Coping with a Parkinson’s Disease Diagnosis

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Getting a diagnosis of Parkinson’s disease (PD) can bring up a lot of emotions for both the person with PD and their caregiver. PD greatly impacts your life, particularly as the disease progresses. Although you cannot control the diagnosis, you can make choices about your treatment and your lifestyle that can give you purpose and a sense of control.

If you are newly diagnosed with PD, learn all you can about the disease, the potential symptoms, and the treatment options available to you. Look for credible sources by medical professionals or using referenced medical sources. Having this knowledge will help you make informed decisions and advocate for your care. However, learn at your own pace. Some people find that reading too much at once is overwhelming or can cause added anxiety about the future.1

Reach out for support

Get help and support from friends and family. Talk to them about what is happening to you and ask for what you need. You may also gather strength and support by talking to others who have PD, such as those in a support group. Many people with PD also find that talking to a mental health professional, such as a psychologist or counselor, can help. Social workers trained in working with people with chronic conditions are another resource for people with PD.1,2

Lifestyle approaches

There are several lifestyle approaches that not only provide you with a sense of control over your disease, they can help make your condition more manageable. Lifestyle approaches for people with PD include:

  • Nutrition – Good nutrition is essential and may help with the management of symptoms. Diet and the timing of meals can also impact medication schedules, as well as the effectiveness of medications for PD.3
  • Exercise – Regular exercise is essential for people with PD to maintain balance and mobility. Research has shown that exercise may have protective effects for neurons (nerve cells), possibly slowing the progression of Parkinson’s, and has also been shown to relieve some of the motor symptoms of PD.4,5
  • Stress management – Stress can affect your health and how you feel. Stress management techniques, including meditation and breathing techniques, can help reduce your stress and improve your mood and your ability to perform daily activities.1

Major Parkinson’s disease organizations

There are a number of national and regional non-profit organizations that provide information and support for people with PD and their caregivers. Several also help funnel funds to research for PD.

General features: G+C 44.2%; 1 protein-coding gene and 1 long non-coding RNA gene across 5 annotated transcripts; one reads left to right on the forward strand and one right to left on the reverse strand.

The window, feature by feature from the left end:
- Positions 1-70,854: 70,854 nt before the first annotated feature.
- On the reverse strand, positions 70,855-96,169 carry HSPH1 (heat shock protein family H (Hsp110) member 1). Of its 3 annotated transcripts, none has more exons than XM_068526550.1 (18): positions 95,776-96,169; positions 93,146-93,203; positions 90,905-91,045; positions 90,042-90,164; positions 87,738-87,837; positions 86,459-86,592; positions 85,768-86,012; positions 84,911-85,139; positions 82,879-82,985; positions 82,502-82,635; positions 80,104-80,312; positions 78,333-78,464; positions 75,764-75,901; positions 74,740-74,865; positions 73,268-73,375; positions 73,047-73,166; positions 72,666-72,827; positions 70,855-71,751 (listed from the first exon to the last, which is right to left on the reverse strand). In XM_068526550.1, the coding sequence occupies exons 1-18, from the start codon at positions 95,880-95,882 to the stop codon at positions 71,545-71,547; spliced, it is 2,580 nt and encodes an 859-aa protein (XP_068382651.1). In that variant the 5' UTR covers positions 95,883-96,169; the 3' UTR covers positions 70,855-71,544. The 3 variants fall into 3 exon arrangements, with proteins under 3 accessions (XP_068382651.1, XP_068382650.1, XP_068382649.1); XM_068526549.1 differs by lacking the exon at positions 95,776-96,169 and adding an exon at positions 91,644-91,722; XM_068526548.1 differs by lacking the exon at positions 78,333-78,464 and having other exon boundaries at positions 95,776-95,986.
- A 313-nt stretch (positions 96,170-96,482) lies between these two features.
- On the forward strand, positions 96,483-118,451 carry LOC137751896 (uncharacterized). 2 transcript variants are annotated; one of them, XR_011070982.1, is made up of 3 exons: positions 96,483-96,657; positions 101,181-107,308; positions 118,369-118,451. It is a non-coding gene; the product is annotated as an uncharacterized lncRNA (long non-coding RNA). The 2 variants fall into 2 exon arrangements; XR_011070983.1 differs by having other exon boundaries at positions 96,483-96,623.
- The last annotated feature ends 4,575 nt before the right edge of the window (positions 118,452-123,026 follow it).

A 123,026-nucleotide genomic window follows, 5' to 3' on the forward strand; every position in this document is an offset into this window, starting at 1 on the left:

• The Michael J. Fox Foundation for Parkinson’s Research (www.michaeljfox.org) was started in 2000 by Michael J. Fox and focuses on research and the development of “breakthroughs patients can feel in their everyday lives.”
  • The National Parkinson Foundation (www.parkinson.org) concentrates on helping people with PD and their families enjoy life “until there is a tomorrow without Parkinson’s.”
  • Parkinson’s Disease Foundation (www.pdf.org) aims to build a team of leaders in research, health care, and the patient community to work together toward a cure.
  • Parkinson Research Foundation (www.parkinsonhope.org) focuses on funding research to help find a cure for PD. They also provide education and services for patients and caregivers.
  • The Bachmann-Strauss Dystonia & Parkinson Foundation (www.dystonia-parkinsons.org) is focused on research and dedicated to finding better treatments and cures for PD and dystonia.
  • Northwest Parkinson’s Foundation (www.nwpf.org) is committed to helping improve the quality of life of people in the PD community.
  • American Parkinson Disease Association (www.apdaparkinson.org) is the country’s largest Parkinson’s grassroots organization and provide support groups. Their mission is two-fold: ease the burden and find the cure.
  • Spotlight YOPD (www.spotlightyopd.org) is focused specifically on young-onset Parkinson’s disease (YOPD).
  • The Parkinson Alliance (www.parkinsonalliance.org) was organized to foster philanthropic activities to raise funds for PD research.
view references
  1. Northwest Parkinson’s Foundation. Accessed online on 2/23/17 at https://nwpf.org/recent-diagnosis/coping-with-diagnosis/.
  2. Mayo Clinic. Accessed online on 2/23/17 at http://www.mayoclinic.org/diseases-conditions/parkinsons-disease/basics/coping-support/con-20028488.
  3. Barichella M, Cereda E, Pezzoli G. Major nutritional issues in the management of Parkinson's disease. Mov Disord. 2009 Oct 15;24(13):1881-92.
  4. Shih IF, Liew Z, Krause N, Ritz B. Lifetime occupational and leisure time physical activity and risk of Parkinson's disease. Parkinsonism Relat Disord. 2016 Jul;28:112-7. doi: 10.1016/j.parkreldis.2016.05.007. Epub 2016 May 3.
  5. National Parkinson Foundation. Accessed online on 2/2/17 at http://www.parkinson.org/understanding-parkinsons/treatment/Exercise.
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View Written By | Review Date
Written by: Emily Downward | Last reviewed: March 2017
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